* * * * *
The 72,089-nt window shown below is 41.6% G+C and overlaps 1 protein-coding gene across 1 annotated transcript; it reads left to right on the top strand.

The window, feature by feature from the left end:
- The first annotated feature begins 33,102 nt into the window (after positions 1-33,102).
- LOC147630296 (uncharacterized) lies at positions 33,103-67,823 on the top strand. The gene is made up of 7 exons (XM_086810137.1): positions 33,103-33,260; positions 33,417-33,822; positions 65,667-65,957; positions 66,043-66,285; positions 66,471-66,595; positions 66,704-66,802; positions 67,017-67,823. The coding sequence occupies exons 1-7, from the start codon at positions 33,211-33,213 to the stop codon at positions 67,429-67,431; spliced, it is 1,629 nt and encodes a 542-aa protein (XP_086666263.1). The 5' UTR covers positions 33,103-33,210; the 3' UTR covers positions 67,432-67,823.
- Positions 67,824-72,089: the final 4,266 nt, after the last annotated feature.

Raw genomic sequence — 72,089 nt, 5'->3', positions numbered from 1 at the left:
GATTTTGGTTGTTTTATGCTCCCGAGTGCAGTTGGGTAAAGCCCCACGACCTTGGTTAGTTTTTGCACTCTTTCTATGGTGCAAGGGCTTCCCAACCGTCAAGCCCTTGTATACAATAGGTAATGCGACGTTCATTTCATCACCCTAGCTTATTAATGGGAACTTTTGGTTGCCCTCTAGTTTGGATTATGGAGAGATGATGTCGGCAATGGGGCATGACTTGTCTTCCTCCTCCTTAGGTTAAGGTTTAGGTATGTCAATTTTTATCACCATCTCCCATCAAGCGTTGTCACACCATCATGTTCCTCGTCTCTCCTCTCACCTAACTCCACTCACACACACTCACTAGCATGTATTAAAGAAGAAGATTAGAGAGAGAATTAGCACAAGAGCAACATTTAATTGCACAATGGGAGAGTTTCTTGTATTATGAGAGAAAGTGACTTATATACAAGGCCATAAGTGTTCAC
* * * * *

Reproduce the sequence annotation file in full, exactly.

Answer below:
The 72,089-nt window shown below is 41.6% G+C and overlaps 1 protein-coding gene across 1 annotated transcript; it reads left to right on the top strand.

The window, feature by feature from the left end:
- The first annotated feature begins 33,102 nt into the window (after positions 1-33,102).
- LOC147630296 (uncharacterized) lies at positions 33,103-67,823 on the top strand. The gene is made up of 7 exons (XM_086810137.1): positions 33,103-33,260; positions 33,417-33,822; positions 65,667-65,957; positions 66,043-66,285; positions 66,471-66,595; positions 66,704-66,802; positions 67,017-67,823. The coding sequence occupies exons 1-7, from the start codon at positions 33,211-33,213 to the stop codon at positions 67,429-67,431; spliced, it is 1,629 nt and encodes a 542-aa protein (XP_086666263.1). The 5' UTR covers positions 33,103-33,210; the 3' UTR covers positions 67,432-67,823.
- Positions 67,824-72,089: the final 4,266 nt, after the last annotated feature.

Raw genomic sequence — 72,089 nt, 5'->3', positions numbered from 1 at the left:
GATTTTGGTTGTTTTATGCTCCCGAGTGCAGTTGGGTAAAGCCCCACGACCTTGGTTAGTTTTTGCACTCTTTCTATGGTGCAAGGGCTTCCCAACCGTCAAGCCCTTGTATACAATAGGTAATGCGACGTTCATTTCATCACCCTAGCTTATTAATGGGAACTTTTGGTTGCCCTCTAGTTTGGATTATGGAGAGATGATGTCGGCAATGGGGCATGACTTGTCTTCCTCCTCCTTAGGTTAAGGTTTAGGTATGTCAATTTTTATCACCATCTCCCATCAAGCGTTGTCACACCATCATGTTCCTCGTCTCTCCTCTCACCTAACTCCACTCACACACACTCACTAGCATGTATTAAAGAAGAAGATTAGAGAGAGAATTAGCACAAGAGCAACATTTAATTGCACAATGGGAGAGTTTCTTGTATTATGAGAGAAAGTGACTTATATACAAGGCCATAAGTGTTCAC